Maura Healey’s commitment to full participation of marginalized communities, including people with disabilities, spans all divisions of age, identity, and economic status. It has been the cornerstone of her career as a civil rights lawyer and as ‘the People’s Lawyer’ for the past eight years.
Throughout her years of public service, she has worked to promote and strengthen the rights and empowerment of people with disabilities, to use the power of law to overcome barriers of prejudice and discrimination, and to build on the strength, creativity and resolve that people with disabilities demonstrate as we move forward with united purpose.
These values and commitments are fundamental. As Chief of the Civil Rights Division within the Attorney General’s Office, Maura built close relationships with leaders of the disability community through her work. She led efforts to ensure that companies like Apple were making their products accessible to people with visual impairments, strongly enforced fair housing laws to ensure people with disabilities can rent and own, brokered settlements to ensure ATMs and health kiosks were accessible to people who are blind or visually impaired, and used those settlement funds to fund programming for people with disabilities. Those efforts continued upon her election as Attorney General. One of her first acts was to set up a Disability Rights Advisory Council to ensure her team was hearing directly about the needs of the community. She also oversaw several initiatives to protect and strengthen Massachusetts’ nation-leading personal care attendant program and launched efforts to protect people living in nursing homes.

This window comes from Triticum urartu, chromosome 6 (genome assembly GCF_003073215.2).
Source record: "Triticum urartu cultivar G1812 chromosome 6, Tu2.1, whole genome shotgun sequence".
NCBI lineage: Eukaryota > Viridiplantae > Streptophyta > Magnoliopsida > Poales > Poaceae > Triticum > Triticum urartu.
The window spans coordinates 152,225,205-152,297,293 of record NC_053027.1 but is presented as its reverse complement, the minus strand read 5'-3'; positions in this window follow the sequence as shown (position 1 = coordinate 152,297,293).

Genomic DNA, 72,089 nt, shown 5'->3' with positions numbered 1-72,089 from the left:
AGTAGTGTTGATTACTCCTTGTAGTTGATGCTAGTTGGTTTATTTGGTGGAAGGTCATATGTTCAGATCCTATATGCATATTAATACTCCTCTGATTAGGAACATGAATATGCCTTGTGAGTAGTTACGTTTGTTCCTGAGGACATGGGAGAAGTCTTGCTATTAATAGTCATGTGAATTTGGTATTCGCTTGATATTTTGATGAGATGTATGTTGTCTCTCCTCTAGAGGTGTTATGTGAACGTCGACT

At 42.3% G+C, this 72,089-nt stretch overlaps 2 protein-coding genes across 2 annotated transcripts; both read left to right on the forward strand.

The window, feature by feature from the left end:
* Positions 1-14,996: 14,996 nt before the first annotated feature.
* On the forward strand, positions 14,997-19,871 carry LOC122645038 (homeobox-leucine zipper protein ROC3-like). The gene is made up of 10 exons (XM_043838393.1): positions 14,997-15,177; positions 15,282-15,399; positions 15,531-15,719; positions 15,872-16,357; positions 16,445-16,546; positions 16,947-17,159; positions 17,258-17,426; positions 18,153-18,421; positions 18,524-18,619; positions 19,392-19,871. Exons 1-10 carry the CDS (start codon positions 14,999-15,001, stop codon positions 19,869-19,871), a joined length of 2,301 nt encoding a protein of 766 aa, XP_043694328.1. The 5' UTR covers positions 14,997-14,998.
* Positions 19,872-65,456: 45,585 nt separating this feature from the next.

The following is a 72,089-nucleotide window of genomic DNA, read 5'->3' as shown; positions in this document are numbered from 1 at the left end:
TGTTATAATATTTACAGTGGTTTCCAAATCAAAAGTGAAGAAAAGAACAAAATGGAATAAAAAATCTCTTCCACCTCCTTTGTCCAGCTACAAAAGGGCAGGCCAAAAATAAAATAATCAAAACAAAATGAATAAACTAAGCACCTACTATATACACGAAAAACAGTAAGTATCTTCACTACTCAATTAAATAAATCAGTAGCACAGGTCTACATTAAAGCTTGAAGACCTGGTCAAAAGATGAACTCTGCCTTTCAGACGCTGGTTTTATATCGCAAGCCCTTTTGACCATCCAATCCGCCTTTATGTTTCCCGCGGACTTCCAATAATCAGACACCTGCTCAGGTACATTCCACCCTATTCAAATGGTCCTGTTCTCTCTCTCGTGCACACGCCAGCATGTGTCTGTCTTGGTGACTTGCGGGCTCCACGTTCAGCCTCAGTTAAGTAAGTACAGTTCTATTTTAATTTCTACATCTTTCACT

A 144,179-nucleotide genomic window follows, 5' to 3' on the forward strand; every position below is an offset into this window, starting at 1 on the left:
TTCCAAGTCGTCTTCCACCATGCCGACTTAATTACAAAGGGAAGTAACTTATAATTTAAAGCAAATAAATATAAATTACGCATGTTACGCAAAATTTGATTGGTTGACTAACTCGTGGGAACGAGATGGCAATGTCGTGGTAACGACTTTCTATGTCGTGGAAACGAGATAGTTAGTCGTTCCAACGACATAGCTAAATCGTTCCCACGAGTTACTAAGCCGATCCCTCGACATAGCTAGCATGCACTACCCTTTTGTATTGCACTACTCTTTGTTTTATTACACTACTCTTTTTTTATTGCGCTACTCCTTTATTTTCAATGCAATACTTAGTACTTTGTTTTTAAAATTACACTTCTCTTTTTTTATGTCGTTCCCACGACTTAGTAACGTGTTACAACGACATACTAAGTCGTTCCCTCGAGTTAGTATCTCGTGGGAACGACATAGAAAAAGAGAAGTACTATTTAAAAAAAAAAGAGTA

Maura recognizes the importance of the Supreme Court’s Olmstead decision that defines as a matter of law that programs and services must be provided in the least restrictive environment which means to the greatest extent possible in fully integrated settings.
To that end she calls for strengthening our investment in community-based services that prevent the displacement of people with disabilities into unnecessarily separate and segregated settings, and to ending policies and practices that have the effect of impoverishing people with disabilities and their families in order to establish their eligibility for services.
She recognizes that the pandemic has had a disparate impact on people with disabilities and their families. The process of recovery must move us towards the full promise of the Americans with Disabilities Act in education, housing, health care, accessibility, effective communication, and public service.
To make that happen, as Governor she will ensure that all agencies and departments of the Commonwealth identify and address the disability issues within the scope of their authority and responsibility.
As Governor, she will reconvene the Universal Access Committee that served as a critical coordinating body, and she will charge the committee with ensuring that her administration addresses the rights, the needs, and the aspirations of people with disabilities in a comprehensive and coordinated way.
These are the values and commitment that will continue to inform every level of her Administration as Governor.